A Reasonable Opinion

The Supreme Court delivered an interesting decision in Halifax (Regional Municipality) v. Canada (Public Works and Government Services), 2012 SCC 29, yesterday. On the surface, it is a rather dull, or at least purely technical, case about the proper method of assessing the value of land occupied by a historical monument. But it has much broader implications, because it is a useful reminder of the way in which courts ought to approach discretionary decision-making by the government, something of which the government of the day is very fond.

The case concerns the application of Payment in Lieu of Taxes Act, which authorizes the Minister of Public Works and Government Services to make “payments in lieu of [municipal] taxes” to municipalities in which federal property is situated. Federal property is constitutionally exempt from provincial (and hence municipal) taxation, but as a matter of fairness, Parliament authorizes payments to municipalities that are meant to replace municipal taxes that would otherwise be levied on most federal property. Nonetheless, the statute confers a great deal of discretion on the Minister: he decides whether to make payments; the amount of the payment is calculated using the taxation rate which would be applicable “in the Minister’s opinion” if the property were taxable; and the value to which this rate is applied is also one which “in the Minister’s opinion” would be assessed if the property were taxable.

 Justice Cromwell, writing for a unanimous Court, summarizes the case very effectively at par. 5:

The Minister … decided that a national historic site is effectively valueless if it does not support economically beneficial uses. He therefore concluded that roughly 40 acres of the [Halifax] Citadel site are worth ten dollars. This conclusion, in my view, is unreasonable for two reasons. First, the property value is to be the value which, in the Minister’s opinion, the local assessment authority would apply to the property … However, in valuing the property the Minister adopted an approach which the record discloses no example of a Canadian assessment authority using, and which significantly differs from the approaches that the record suggests assessment authorities in provinces across the country do use.  The Minister’s opinion that the value he arrived at “would be attributable by an assessment authority” has no basis in and is contrary to the evidence.  Second, the Minister’s decision is inconsistent with the Act’s purpose.  The Act permits payments for national historic sites. To decide that these sites have no value for taxation purposes except to the extent that they could support commercial uses negates the very purpose of their inclusion in the PILT scheme.  For these two reasons the Minister’s decision was unreasonable.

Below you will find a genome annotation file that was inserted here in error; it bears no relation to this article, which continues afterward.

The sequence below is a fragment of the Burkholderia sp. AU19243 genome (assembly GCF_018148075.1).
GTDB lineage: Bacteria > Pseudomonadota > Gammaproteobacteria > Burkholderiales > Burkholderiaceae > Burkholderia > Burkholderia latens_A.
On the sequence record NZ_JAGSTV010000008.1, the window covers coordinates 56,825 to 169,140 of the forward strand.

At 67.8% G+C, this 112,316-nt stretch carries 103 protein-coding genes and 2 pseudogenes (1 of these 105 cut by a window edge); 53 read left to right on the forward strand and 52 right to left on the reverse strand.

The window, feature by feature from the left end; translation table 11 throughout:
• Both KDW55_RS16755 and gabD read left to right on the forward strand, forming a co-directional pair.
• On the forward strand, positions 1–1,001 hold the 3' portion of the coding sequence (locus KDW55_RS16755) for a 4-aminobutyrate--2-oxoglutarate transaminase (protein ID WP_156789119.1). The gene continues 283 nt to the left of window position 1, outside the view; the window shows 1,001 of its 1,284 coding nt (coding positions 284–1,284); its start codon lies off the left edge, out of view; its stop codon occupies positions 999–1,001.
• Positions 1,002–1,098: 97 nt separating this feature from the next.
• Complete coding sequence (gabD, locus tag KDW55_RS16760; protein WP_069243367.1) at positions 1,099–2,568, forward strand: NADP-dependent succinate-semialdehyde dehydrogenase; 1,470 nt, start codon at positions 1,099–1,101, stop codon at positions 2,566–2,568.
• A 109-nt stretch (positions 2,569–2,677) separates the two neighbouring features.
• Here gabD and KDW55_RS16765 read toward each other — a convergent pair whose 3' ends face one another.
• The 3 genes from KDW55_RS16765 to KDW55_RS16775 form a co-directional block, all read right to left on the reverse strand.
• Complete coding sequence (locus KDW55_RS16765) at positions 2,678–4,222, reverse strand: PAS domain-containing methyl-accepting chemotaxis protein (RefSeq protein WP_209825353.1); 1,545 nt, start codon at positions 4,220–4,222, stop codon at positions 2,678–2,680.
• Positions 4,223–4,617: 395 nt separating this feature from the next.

So, the Supreme Court reminds us – and, more importantly, the federal government, – the exercise of discretionary powers is judicially reviewable, and even though the standard of review is reasonableness, it is a meaningful review. The phrase “in the Minister’s opinion” which Parliament uses seems to confer a very wide discretion on the Minister. But this discretion has to be exercised on the basis of evidence and in a logical way. The Minister cannot act on a whim or just because a certain decision suits him better than its contrary. Nor can he act in a way that frustrates the purpose of the legislation he is applying.